Senator Jacob K. Javits Collection
Collection 285

Preface

The collection represents 34 years of public office, with eight of these years spent in the House of Representatives (1947-1955) and 24 years spent in the U.S. Senate (1957-1981). The interim years, 1955 and 1956, were spent as Attorney General of the State of New York.

The whole period represents the post-World War II sweep of our history, including the reconstruction of devastated Western Europe, the establishment of the USSR as an empire behind the Iron Curtain, and the liquidation of the colonial empires of the United States and its Western European allies. It marked, also, the emergence of the Pacific basin as a critical force and the advent of the atomic weapon as a major threat to the very survival of mankind.

These portentous events have transformed the world and its society, and the establishment of the United Nations has forecast a change in the very organization of governments.

In the coming century, the fruit of these developments will mature. We have every right to expect that greater units of governance will come forward to deal with the responsibilities that regional and global problems have created, and that we will see the sunset of nationalism. Regional structures like the European Common Market, the Southeast Asia Treaty Organization, and the Soviet Bloc already anticipate this trend. In view of the awesome threat of the atomic weapon, we also have every reason to expect that peace-keeping measures will be increasingly implemented and collective in character.

It is my hope and expectation that this collection of my official papers will be a stimulus for enterprising minds and a source of creativity in human and governmental endeavors. The lessons of both experience and moderation may be made to serve effectively for the solution of problems already crystallized or indicated in my time.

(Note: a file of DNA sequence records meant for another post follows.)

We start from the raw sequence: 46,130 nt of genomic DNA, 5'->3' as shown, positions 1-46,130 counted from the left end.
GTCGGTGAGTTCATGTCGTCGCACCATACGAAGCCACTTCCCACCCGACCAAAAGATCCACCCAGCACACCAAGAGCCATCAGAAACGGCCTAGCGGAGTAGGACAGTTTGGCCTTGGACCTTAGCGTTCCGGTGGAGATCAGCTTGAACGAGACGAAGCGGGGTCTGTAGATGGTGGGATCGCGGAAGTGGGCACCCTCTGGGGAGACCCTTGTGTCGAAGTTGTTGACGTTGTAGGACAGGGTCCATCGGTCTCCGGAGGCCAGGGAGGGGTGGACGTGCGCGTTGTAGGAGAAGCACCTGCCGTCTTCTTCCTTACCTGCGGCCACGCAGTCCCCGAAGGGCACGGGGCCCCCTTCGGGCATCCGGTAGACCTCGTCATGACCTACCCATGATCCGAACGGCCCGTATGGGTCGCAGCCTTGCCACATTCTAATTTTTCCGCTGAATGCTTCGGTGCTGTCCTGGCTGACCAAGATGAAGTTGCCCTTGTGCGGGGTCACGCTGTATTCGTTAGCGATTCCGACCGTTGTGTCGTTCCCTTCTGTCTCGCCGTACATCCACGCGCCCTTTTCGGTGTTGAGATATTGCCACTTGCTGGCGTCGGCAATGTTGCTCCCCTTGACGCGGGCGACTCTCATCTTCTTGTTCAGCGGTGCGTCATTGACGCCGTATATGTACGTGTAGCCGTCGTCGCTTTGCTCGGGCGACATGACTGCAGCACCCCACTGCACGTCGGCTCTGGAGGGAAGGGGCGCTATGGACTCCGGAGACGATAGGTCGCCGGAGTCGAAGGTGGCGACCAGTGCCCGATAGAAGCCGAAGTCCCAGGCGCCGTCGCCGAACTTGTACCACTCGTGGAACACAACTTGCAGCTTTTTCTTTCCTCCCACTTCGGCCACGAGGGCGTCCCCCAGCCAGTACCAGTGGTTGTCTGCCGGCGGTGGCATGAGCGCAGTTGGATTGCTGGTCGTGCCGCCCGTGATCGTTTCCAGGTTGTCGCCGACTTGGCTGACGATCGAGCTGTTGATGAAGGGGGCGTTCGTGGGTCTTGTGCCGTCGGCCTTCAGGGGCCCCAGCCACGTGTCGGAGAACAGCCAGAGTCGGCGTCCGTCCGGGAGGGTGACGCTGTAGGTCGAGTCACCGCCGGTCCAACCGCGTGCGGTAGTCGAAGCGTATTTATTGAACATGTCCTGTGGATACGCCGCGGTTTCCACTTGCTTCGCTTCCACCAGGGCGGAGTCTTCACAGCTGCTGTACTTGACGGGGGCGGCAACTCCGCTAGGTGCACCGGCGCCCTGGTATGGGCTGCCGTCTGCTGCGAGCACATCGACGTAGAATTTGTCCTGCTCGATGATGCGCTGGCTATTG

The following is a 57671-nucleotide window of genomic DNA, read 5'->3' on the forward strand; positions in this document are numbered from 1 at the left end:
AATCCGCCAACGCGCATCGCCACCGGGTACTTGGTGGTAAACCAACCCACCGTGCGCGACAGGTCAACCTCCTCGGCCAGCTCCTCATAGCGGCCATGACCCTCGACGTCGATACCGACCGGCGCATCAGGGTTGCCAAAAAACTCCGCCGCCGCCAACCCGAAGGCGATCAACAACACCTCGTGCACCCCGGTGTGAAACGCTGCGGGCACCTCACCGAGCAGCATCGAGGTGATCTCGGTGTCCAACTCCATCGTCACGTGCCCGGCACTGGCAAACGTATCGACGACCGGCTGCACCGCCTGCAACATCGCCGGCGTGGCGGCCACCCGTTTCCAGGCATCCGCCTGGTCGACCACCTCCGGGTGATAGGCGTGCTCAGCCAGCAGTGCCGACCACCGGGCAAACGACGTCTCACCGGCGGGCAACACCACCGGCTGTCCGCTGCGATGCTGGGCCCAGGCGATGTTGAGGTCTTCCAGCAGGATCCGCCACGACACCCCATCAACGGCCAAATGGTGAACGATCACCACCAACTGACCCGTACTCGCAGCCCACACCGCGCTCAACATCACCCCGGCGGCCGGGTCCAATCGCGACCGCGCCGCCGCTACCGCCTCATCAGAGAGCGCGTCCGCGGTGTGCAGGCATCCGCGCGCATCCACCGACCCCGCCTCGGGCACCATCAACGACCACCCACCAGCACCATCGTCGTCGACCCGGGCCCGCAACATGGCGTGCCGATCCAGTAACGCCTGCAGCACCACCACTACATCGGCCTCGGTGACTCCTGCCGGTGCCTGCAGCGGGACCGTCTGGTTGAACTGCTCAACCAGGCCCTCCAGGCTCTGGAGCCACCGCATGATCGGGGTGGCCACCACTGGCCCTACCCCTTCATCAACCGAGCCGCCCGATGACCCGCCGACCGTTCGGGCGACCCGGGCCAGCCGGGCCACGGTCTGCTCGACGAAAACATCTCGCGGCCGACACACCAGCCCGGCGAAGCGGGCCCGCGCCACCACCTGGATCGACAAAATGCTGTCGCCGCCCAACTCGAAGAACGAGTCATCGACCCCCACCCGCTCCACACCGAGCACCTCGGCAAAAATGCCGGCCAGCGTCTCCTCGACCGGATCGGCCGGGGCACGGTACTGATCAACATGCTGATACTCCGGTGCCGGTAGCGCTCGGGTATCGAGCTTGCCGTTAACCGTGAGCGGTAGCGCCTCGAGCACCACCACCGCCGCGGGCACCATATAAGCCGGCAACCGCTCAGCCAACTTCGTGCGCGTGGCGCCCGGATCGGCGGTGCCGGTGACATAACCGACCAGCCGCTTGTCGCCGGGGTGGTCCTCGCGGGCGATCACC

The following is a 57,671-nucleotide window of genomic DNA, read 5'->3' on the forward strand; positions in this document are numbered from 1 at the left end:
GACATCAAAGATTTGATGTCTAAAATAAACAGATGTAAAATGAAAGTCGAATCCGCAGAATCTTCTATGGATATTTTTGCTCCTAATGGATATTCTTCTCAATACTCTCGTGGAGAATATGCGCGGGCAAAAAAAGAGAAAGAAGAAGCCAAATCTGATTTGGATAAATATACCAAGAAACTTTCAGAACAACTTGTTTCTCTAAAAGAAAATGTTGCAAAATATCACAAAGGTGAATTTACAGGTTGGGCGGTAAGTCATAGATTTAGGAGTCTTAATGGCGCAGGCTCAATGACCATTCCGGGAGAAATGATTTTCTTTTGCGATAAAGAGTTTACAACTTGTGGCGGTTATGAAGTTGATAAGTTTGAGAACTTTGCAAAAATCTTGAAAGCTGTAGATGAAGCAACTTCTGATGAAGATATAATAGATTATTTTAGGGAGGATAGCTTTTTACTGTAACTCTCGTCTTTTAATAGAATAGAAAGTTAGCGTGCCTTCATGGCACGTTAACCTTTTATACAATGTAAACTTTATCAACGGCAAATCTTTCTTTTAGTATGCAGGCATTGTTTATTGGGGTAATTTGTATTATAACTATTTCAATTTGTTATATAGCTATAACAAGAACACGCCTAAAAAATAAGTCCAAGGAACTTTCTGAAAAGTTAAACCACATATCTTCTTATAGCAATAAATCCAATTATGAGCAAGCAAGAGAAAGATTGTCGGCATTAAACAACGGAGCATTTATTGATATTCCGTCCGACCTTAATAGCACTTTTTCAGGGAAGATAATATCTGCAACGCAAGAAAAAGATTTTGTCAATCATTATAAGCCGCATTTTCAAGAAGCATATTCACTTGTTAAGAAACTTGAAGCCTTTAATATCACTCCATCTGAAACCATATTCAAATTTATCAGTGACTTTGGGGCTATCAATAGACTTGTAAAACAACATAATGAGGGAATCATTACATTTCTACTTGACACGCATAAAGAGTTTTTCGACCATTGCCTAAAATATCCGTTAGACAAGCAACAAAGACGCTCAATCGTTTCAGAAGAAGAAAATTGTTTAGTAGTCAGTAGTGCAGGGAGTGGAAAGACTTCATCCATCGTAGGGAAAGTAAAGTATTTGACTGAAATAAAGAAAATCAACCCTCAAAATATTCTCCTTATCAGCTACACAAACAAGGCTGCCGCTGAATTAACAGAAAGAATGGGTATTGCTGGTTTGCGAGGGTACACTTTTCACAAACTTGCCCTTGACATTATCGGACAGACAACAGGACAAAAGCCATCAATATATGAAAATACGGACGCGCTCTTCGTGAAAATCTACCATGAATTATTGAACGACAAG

January 2, 1986, Jacob K. Javits

Introduction

New York State Legislative Resolution S.416, A.423, adopted in March 1981, states:

Resolved, That the Legislature memorializes the State University of New York to create a Senator Jacob K. Javits Collection within the Department of Special Collections in the Frank Melville, Jr., Memorial Library, State University of New York at Stony Brook so that this important collection of public papers may be preserved and made accessible to all who seek to study this unique period in New York State and American history and the unmatched contributions rendered thereto by Senator Jacob K. Javits.

The AGREEMENT AND DEED OF GIFT, signed May 1, 1981, lists Senator Jacob K. Javits' donation as including his ". . . papers, manuscripts, printed materials, photographs, memorabilia and other items related to [his] political career . . . ."